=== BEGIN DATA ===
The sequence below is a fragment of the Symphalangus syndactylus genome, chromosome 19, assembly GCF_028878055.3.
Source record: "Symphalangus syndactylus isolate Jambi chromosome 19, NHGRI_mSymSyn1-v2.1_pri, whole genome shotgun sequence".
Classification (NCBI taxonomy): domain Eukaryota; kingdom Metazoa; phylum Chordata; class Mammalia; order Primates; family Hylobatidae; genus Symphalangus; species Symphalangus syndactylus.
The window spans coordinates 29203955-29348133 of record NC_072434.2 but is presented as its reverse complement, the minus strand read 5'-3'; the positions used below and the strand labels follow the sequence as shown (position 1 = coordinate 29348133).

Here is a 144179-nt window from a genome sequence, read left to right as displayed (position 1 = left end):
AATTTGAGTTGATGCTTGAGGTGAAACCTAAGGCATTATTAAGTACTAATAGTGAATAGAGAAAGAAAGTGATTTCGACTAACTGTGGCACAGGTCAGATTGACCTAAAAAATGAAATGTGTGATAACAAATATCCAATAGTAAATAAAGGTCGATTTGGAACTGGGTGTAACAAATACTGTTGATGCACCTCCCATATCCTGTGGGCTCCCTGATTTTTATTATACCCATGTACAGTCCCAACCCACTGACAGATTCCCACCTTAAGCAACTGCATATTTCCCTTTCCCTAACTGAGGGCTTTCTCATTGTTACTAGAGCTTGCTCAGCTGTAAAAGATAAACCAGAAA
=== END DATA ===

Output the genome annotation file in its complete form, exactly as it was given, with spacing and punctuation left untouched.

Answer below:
The sequence below is a fragment of the Symphalangus syndactylus genome, chromosome 19, assembly GCF_028878055.3.
Source record: "Symphalangus syndactylus isolate Jambi chromosome 19, NHGRI_mSymSyn1-v2.1_pri, whole genome shotgun sequence".
Classification (NCBI taxonomy): domain Eukaryota; kingdom Metazoa; phylum Chordata; class Mammalia; order Primates; family Hylobatidae; genus Symphalangus; species Symphalangus syndactylus.
The window spans coordinates 29203955-29348133 of record NC_072434.2 but is presented as its reverse complement, the minus strand read 5'-3'; the positions used below and the strand labels follow the sequence as shown (position 1 = coordinate 29348133).

Here is a 144179-nt window from a genome sequence, read left to right as displayed (position 1 = left end):
AATTTGAGTTGATGCTTGAGGTGAAACCTAAGGCATTATTAAGTACTAATAGTGAATAGAGAAAGAAAGTGATTTCGACTAACTGTGGCACAGGTCAGATTGACCTAAAAAATGAAATGTGTGATAACAAATATCCAATAGTAAATAAAGGTCGATTTGGAACTGGGTGTAACAAATACTGTTGATGCACCTCCCATATCCTGTGGGCTCCCTGATTTTTATTATACCCATGTACAGTCCCAACCCACTGACAGATTCCCACCTTAAGCAACTGCATATTTCCCTTTCCCTAACTGAGGGCTTTCTCATTGTTACTAGAGCTTGCTCAGCTGTAAAAGATAAACCAGAAA